The original front cover is very romancey
Friday Thursday, everyone!
[Edited to add: Oops. Still only Thursday.]
I hope you were all celebrating Banned Books Week. I sadly am not (bad librarian). Earlier in the year I broke out of my usual Everything as Long as it has to do With Victorians rut and tried out Vonnegut and Whitman. Do I get points there?
What am I reading instead? A popular book. Outlander. By all my own rules, I should not be reading this at all. First of all, it’s popular. When I worked in a public library, I had Rules. If popular books ever left the hold shelf, which they usually didn’t, anything so popular as to invoke mania in patrons had to be utter mind candy and an insult to English-language prose. Seventeen-year-old me, already a diehard Dickens fangirl, would have nothing to do with popular books. Except maybe Harry Potter.
Additionally, I was very suspect of series (except for the aforementioned Potter). Outlander won some points for being a short series, with new volumes arriving at a measured pace, rather than the book-a-minute approach taken by Messers. Clancy and Clark and Mmes. Clark and Evanovich. These points were promptly lost because my library didn’t have the first edition (pictured above and clearly expected to be a flash-in-a-pan romance novel for slightly more patient readers, by the cheap paper and mawkish still-life cover), it had the second edition. The one printed on nice thick deckle-edge paper, approximately the dimensions of a student dictionary and heavy enough to be a lethal weapon if it came off the top shelf. Trying to shoehorn more than one of these behemoths in on a tightly packed end shelf was an exercise of futility, every time.
Heck–maybe I should have read more big books when I was a page. It would have made my job easier. But at the time, according to my Rules, Outlander had no appeal. It was not until last month, when a friend described it with enthusiasm as something I’d like, that I decided to give it a go. The 23-year-old romance-novel-style edition came available before the ebook, and I’m glad: its tissue paper pages stay open perfectly while I knit.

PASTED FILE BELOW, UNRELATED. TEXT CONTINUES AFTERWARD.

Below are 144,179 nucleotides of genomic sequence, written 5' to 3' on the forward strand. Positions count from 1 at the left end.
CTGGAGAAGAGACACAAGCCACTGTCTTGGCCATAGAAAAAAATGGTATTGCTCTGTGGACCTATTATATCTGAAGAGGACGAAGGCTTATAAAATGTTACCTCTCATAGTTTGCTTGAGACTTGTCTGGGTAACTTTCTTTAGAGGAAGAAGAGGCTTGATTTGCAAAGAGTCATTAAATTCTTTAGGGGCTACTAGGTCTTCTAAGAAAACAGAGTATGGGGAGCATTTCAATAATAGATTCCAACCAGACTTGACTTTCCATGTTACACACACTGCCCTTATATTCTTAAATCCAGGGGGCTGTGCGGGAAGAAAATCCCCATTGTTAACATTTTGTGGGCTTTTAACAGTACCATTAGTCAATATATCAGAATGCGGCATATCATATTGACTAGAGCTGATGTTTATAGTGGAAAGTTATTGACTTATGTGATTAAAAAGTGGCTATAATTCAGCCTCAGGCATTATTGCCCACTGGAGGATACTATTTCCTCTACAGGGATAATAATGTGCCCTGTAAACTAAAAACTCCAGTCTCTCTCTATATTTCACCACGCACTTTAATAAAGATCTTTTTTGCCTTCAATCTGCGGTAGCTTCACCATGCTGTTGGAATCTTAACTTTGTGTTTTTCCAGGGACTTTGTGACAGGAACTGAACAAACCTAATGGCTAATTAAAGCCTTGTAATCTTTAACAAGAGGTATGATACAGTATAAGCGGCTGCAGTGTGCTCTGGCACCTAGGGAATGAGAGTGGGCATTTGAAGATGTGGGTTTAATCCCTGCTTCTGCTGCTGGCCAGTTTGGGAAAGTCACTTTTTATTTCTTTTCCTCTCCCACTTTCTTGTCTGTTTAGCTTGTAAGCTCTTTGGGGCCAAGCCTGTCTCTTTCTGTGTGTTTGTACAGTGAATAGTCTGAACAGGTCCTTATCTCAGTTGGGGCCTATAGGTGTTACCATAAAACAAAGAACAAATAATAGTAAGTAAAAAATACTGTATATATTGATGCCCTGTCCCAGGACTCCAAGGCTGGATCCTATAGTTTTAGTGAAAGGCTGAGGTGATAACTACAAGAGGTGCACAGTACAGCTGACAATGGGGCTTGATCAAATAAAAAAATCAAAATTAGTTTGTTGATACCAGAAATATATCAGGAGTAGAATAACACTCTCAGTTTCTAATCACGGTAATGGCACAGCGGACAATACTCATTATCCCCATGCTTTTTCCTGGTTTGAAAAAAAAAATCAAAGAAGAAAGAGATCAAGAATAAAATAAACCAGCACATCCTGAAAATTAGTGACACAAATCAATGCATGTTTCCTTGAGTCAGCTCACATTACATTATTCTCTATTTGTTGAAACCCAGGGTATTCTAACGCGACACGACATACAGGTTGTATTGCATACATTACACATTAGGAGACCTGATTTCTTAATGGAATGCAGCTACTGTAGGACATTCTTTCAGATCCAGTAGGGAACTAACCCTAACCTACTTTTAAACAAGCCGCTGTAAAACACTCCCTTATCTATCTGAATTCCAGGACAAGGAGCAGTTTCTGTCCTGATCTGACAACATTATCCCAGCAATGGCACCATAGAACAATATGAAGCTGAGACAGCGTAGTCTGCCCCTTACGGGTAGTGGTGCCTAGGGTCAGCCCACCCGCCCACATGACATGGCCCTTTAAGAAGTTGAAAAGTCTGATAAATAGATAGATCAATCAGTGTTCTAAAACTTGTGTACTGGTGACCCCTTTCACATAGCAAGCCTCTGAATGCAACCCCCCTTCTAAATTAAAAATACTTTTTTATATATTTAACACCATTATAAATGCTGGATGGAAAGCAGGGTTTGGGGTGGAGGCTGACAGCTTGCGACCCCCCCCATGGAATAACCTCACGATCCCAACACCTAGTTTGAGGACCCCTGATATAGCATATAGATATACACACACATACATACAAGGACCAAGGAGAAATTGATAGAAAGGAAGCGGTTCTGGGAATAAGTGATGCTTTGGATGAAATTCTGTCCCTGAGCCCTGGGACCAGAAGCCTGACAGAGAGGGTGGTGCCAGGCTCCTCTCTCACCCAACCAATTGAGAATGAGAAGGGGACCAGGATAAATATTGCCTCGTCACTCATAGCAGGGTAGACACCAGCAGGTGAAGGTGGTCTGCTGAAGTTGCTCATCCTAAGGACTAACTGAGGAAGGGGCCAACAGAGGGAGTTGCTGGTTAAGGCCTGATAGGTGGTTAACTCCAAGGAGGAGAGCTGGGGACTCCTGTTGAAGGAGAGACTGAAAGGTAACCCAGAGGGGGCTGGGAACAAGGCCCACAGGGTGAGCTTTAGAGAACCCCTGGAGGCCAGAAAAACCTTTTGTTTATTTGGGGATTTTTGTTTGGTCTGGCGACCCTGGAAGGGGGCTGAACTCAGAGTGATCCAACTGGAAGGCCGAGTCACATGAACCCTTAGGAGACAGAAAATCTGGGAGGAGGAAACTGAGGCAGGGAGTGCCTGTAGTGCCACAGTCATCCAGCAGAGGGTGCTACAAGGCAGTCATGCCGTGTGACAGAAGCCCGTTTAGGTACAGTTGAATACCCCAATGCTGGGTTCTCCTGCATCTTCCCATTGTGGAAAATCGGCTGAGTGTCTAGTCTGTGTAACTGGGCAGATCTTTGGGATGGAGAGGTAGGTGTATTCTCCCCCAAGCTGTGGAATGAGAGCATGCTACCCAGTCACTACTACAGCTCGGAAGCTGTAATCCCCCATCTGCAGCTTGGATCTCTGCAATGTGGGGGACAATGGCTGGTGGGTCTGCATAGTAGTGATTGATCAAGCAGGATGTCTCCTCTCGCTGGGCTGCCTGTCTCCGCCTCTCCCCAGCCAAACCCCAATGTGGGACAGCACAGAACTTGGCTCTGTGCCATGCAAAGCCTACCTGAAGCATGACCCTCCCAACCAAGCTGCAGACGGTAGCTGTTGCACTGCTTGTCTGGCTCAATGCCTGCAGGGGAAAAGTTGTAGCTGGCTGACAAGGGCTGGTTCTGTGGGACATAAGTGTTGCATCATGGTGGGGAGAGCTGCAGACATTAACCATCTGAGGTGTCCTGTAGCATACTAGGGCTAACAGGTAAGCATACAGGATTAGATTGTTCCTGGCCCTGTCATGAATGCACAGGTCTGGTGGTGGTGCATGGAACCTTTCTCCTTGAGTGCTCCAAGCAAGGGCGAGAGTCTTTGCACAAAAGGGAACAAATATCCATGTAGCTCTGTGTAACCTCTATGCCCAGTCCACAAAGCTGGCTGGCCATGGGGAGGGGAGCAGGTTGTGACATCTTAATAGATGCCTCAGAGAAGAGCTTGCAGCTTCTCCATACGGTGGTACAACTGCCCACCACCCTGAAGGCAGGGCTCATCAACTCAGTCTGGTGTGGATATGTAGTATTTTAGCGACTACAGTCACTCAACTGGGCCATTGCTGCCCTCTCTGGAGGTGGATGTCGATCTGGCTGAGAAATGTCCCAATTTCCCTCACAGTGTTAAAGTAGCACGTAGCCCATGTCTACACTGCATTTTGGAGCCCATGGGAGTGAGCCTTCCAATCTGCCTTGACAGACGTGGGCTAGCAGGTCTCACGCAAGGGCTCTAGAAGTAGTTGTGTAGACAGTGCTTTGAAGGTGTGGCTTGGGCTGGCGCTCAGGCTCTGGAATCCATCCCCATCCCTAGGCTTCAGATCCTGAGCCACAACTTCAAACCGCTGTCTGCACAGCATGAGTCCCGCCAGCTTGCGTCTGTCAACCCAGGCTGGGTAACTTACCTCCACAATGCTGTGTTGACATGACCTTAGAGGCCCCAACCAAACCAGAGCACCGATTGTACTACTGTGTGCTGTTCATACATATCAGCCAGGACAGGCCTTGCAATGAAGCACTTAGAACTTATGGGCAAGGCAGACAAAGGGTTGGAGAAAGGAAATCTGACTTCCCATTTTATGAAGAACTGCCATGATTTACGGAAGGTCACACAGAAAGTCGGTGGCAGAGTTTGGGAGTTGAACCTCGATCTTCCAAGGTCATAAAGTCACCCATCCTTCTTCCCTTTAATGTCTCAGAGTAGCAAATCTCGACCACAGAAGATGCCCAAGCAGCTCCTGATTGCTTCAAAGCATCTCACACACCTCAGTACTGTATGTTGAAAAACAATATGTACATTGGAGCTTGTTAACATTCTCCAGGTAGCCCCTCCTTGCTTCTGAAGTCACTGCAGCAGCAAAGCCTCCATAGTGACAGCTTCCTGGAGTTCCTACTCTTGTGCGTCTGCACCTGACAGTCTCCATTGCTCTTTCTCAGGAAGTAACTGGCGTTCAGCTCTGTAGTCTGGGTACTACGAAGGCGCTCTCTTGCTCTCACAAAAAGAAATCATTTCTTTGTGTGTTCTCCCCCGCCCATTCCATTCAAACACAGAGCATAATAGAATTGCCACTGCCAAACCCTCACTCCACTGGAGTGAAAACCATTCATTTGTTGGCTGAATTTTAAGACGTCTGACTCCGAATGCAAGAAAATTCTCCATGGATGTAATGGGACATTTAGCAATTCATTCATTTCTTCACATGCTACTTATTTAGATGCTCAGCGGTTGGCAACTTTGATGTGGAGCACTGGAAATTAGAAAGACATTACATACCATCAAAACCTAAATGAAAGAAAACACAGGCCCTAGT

My only gripe thus far, aside from the fact that I find it somewhat improbable that *both* protagonists are gorgeously perfect people, is the lack of knitting. Clothes come off and on left and right, but Gaboldon doesn’t give much time to the clothes themselves. Foaling, candlemaking, food, medicine and botany–we get plenty on those topics. But the clothes–the objects that identify people, constrain or enable all their running about in the Highlands, get taken off and put on more than once a day–these are mentioned only in passing.
I will admit to being a fiber enthusiast, but I am puzzled by the lack of clothing-talk because it was historically so time consuming. Nobody ran to the mall when their kilt hose got torn: they waited for the next pair, the one that had taken every step from sheep to fabric by hand, to be made. This couldn’t happen invisibly. With that much time involved, the making of fabric had to be pretty omnipresent. And yet Gaboldon doesn’t show it.
Worse, I spent the first four hundred pages wondering why on earth the kilt hose were checked. Gaboldon has the good grace to treat her readers as intelligent people, and does not bash them over the head with definitions of period dress (*ahem* Shannon Hale and your “pelisse”–I will never forgive you for putting that word in quotes), which means that you have to go figure out some of the more subtle things for yourself.
Hear ye, hear ye–everyone who doesn’t have a copy of Folk Socks handy: Nancy Bush says that woven kilt hose, cut and seamed, were quite common before the Battle of Culloden. She doesn’t go into the prevalence of knitting in the Scottish Highlands before the Battle of Culloden in great detail, but that’s ok. Folk Socks is a considerably slimmer volume than Outlander.
Thank you, Nancy Bush. I think I can finish reading Outlander now.